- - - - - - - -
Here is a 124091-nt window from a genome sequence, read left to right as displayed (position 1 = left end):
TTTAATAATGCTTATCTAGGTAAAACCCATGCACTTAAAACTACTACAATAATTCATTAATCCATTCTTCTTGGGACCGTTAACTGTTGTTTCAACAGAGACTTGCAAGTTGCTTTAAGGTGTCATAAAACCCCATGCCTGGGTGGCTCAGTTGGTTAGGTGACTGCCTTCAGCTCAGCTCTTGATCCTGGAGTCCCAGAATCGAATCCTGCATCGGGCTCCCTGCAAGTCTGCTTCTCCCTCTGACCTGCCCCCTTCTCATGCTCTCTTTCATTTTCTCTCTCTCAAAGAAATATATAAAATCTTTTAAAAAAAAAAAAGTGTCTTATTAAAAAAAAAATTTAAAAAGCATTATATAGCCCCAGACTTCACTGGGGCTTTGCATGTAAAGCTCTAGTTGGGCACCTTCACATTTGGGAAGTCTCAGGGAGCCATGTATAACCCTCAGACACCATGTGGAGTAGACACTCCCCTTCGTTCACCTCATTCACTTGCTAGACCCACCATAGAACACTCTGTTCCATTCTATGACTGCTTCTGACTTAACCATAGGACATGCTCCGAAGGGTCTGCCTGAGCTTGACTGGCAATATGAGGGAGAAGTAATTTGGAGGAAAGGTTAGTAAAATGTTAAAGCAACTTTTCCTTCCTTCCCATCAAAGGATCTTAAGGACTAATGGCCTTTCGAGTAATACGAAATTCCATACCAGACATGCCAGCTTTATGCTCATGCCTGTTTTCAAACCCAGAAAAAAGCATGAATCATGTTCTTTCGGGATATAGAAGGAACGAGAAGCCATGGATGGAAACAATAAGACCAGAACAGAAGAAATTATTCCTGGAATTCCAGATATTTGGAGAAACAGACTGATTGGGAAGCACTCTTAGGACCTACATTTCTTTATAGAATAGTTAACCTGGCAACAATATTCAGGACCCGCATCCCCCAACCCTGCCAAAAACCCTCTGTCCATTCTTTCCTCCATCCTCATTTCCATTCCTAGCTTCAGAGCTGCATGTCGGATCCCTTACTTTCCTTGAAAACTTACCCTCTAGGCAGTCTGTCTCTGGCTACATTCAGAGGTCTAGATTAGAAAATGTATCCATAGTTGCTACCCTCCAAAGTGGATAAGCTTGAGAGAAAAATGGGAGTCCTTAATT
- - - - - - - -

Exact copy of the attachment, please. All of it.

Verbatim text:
Here is a 124091-nt window from a genome sequence, read left to right as displayed (position 1 = left end):
TTTAATAATGCTTATCTAGGTAAAACCCATGCACTTAAAACTACTACAATAATTCATTAATCCATTCTTCTTGGGACCGTTAACTGTTGTTTCAACAGAGACTTGCAAGTTGCTTTAAGGTGTCATAAAACCCCATGCCTGGGTGGCTCAGTTGGTTAGGTGACTGCCTTCAGCTCAGCTCTTGATCCTGGAGTCCCAGAATCGAATCCTGCATCGGGCTCCCTGCAAGTCTGCTTCTCCCTCTGACCTGCCCCCTTCTCATGCTCTCTTTCATTTTCTCTCTCTCAAAGAAATATATAAAATCTTTTAAAAAAAAAAAAGTGTCTTATTAAAAAAAAAATTTAAAAAGCATTATATAGCCCCAGACTTCACTGGGGCTTTGCATGTAAAGCTCTAGTTGGGCACCTTCACATTTGGGAAGTCTCAGGGAGCCATGTATAACCCTCAGACACCATGTGGAGTAGACACTCCCCTTCGTTCACCTCATTCACTTGCTAGACCCACCATAGAACACTCTGTTCCATTCTATGACTGCTTCTGACTTAACCATAGGACATGCTCCGAAGGGTCTGCCTGAGCTTGACTGGCAATATGAGGGAGAAGTAATTTGGAGGAAAGGTTAGTAAAATGTTAAAGCAACTTTTCCTTCCTTCCCATCAAAGGATCTTAAGGACTAATGGCCTTTCGAGTAATACGAAATTCCATACCAGACATGCCAGCTTTATGCTCATGCCTGTTTTCAAACCCAGAAAAAAGCATGAATCATGTTCTTTCGGGATATAGAAGGAACGAGAAGCCATGGATGGAAACAATAAGACCAGAACAGAAGAAATTATTCCTGGAATTCCAGATATTTGGAGAAACAGACTGATTGGGAAGCACTCTTAGGACCTACATTTCTTTATAGAATAGTTAACCTGGCAACAATATTCAGGACCCGCATCCCCCAACCCTGCCAAAAACCCTCTGTCCATTCTTTCCTCCATCCTCATTTCCATTCCTAGCTTCAGAGCTGCATGTCGGATCCCTTACTTTCCTTGAAAACTTACCCTCTAGGCAGTCTGTCTCTGGCTACATTCAGAGGTCTAGATTAGAAAATGTATCCATAGTTGCTACCCTCCAAAGTGGATAAGCTTGAGAGAAAAATGGGAGTCCTTAATT